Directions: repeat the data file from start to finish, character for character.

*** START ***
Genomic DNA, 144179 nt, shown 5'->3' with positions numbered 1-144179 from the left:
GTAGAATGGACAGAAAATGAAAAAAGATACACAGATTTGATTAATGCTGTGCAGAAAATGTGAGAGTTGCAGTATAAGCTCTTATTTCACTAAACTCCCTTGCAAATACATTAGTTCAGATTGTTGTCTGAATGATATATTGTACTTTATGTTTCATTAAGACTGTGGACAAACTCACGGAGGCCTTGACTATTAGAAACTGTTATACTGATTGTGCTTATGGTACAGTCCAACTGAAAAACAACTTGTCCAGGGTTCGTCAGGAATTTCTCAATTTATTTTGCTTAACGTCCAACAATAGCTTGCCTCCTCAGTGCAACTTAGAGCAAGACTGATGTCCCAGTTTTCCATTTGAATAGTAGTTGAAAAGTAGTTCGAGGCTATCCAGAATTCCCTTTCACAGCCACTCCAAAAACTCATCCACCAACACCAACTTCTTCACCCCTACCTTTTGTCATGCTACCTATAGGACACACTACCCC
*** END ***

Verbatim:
Genomic DNA, 144179 nt, shown 5'->3' with positions numbered 1-144179 from the left:
GTAGAATGGACAGAAAATGAAAAAAGATACACAGATTTGATTAATGCTGTGCAGAAAATGTGAGAGTTGCAGTATAAGCTCTTATTTCACTAAACTCCCTTGCAAATACATTAGTTCAGATTGTTGTCTGAATGATATATTGTACTTTATGTTTCATTAAGACTGTGGACAAACTCACGGAGGCCTTGACTATTAGAAACTGTTATACTGATTGTGCTTATGGTACAGTCCAACTGAAAAACAACTTGTCCAGGGTTCGTCAGGAATTTCTCAATTTATTTTGCTTAACGTCCAACAATAGCTTGCCTCCTCAGTGCAACTTAGAGCAAGACTGATGTCCCAGTTTTCCATTTGAATAGTAGTTGAAAAGTAGTTCGAGGCTATCCAGAATTCCCTTTCACAGCCACTCCAAAAACTCATCCACCAACACCAACTTCTTCACCCCTACCTTTTGTCATGCTACCTATAGGACACACTACCCC